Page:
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The Art of Chunking: Turning More into Less

A major source of stress in our lives comes from the feeling that we have an IMPOSSIBLE number of things to do.

We’ll often take an objective and pull it apart into a million pieces or tie it all together into one abstract whole.

For example, if you take on a project and try to do the whole thing all at once (i.e. eat the entire meal in one bite), you’re going to be overwhelmed. Similarly, if you take a task and break it into too many small steps, it’s equally overwhelming, daunting and frustrating.

Most people can only focus on a limited number of things at one time. When people are learning, they tend to remember things that are grouped into three’s.

In fact, how do most people count? 

One, two, three… too many!

Anything above three things becomes too much for us to remember.

KEY

Most people tend to get overwhelmed

after three different pieces—or chunks—of information.

So, I like to think in terms of Grouping Tasks to achieve proper Chunking.

“Grouping” together tasks so they can be used effectively to produce the outcome you want without stress or shutdown.

The number-one skill that will allow you to succeed at anything (while minimizing stress) is the ability to take a variety of action items and GROUP them together, orienting them toward a common intention and result. This is called “chunking.”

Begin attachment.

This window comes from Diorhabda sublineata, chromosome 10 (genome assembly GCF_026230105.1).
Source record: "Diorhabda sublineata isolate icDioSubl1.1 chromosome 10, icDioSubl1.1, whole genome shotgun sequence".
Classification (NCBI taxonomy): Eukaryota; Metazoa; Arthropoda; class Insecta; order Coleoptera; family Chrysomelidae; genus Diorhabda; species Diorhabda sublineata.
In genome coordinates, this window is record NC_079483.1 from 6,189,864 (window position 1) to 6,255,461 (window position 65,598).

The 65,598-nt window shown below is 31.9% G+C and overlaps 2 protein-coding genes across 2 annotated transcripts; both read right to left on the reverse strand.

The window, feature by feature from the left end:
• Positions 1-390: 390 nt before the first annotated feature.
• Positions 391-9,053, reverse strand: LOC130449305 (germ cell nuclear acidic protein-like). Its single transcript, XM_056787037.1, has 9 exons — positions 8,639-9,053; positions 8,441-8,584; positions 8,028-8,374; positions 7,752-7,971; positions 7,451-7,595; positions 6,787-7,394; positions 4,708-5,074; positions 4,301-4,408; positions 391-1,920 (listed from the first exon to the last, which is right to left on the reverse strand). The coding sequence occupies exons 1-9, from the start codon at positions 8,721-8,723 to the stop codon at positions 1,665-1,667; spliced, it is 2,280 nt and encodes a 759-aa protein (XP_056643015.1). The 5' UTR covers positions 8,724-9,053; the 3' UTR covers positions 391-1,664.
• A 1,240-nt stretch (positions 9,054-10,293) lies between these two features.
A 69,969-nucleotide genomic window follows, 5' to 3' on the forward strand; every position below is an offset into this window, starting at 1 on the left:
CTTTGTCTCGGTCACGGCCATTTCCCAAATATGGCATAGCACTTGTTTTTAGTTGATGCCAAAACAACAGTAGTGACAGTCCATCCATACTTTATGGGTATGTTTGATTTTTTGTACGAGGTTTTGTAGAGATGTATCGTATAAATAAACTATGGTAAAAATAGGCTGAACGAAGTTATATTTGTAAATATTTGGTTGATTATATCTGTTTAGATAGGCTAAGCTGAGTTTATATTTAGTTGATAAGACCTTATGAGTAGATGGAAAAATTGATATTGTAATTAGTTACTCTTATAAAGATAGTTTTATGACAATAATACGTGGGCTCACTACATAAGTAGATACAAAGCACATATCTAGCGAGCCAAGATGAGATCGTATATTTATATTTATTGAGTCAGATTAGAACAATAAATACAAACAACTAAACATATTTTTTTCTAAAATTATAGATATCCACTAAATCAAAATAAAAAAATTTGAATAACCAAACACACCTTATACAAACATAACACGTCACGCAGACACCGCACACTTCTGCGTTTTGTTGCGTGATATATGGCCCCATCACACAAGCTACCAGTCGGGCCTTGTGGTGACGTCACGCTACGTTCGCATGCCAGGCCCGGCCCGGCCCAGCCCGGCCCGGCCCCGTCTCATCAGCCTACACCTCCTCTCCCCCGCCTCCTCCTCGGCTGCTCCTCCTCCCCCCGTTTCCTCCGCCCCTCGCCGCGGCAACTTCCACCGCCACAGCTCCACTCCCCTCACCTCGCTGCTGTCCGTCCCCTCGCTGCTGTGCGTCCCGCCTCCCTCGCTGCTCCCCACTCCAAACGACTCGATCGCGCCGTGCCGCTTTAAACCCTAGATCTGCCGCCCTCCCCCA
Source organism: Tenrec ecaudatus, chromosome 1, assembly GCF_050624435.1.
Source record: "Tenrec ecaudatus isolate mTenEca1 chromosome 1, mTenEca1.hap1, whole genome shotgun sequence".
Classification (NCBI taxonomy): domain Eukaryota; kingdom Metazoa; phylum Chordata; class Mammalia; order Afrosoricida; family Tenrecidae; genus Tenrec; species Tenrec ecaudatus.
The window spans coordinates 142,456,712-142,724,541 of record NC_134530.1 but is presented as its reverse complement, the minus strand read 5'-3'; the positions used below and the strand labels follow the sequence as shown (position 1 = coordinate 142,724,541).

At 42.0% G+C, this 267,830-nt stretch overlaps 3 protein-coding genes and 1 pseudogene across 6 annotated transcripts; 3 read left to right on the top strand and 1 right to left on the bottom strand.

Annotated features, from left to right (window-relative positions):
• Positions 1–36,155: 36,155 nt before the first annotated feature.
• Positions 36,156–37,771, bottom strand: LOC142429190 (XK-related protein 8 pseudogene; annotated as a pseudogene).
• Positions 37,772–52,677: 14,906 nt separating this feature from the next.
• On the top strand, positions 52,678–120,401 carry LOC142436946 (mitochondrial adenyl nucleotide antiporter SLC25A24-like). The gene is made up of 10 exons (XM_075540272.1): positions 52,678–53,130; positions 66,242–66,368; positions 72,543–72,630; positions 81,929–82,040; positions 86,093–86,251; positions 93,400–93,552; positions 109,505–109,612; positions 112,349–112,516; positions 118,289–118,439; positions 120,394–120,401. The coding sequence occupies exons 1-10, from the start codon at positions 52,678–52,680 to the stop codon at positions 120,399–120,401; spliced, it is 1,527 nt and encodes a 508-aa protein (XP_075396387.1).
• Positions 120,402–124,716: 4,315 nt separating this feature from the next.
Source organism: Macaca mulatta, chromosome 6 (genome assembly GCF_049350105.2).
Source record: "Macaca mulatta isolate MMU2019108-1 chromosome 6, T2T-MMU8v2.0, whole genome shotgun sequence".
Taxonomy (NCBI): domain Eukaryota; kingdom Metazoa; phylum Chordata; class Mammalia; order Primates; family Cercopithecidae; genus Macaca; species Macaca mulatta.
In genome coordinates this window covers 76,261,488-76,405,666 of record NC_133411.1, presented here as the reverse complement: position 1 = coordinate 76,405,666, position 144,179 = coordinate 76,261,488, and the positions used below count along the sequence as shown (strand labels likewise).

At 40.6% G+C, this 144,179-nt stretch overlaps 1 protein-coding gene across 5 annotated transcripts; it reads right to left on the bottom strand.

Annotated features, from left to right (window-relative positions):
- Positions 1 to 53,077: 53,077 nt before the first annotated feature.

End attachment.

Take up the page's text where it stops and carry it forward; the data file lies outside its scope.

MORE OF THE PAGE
And, it is as much an Art as a Science.

Example: 

Suppose this is your list of To-Dos for your day:

  • Review Accounting Close
  • Visit Warehouse
  • Get Microsoft Project
  • Prepare Financial Statements
  • Reconfigure email response
  • Need 2nd Monitor- get IT to order
  • Write Board Package Memo
  • Schedule Inventory Count

 

Three of these action items (Review Close, Prepare Financial Statements & 

Write Board Package Memo) relate to Accounting.

Group them together, and now you’ve “chunked” them into one clear result you desire: to address the Monthly Close process and complete it fully.

When you start thinking of your To Do tasks as groups or clusters of desired outcomes, you’ll keep stress at bay and learn to focus on your greater goals—rather than getting overwhelmed by the minutiae.

And when you have a massive project, I recommend you work the process in reverse:

Write down your Action steps, assembling them in workable chunks.

 

This shift in thinking will make you work smarter and more effectively, and achieve success through massive productivity.

You’ll start to feel empowered—rather than forced—to follow through!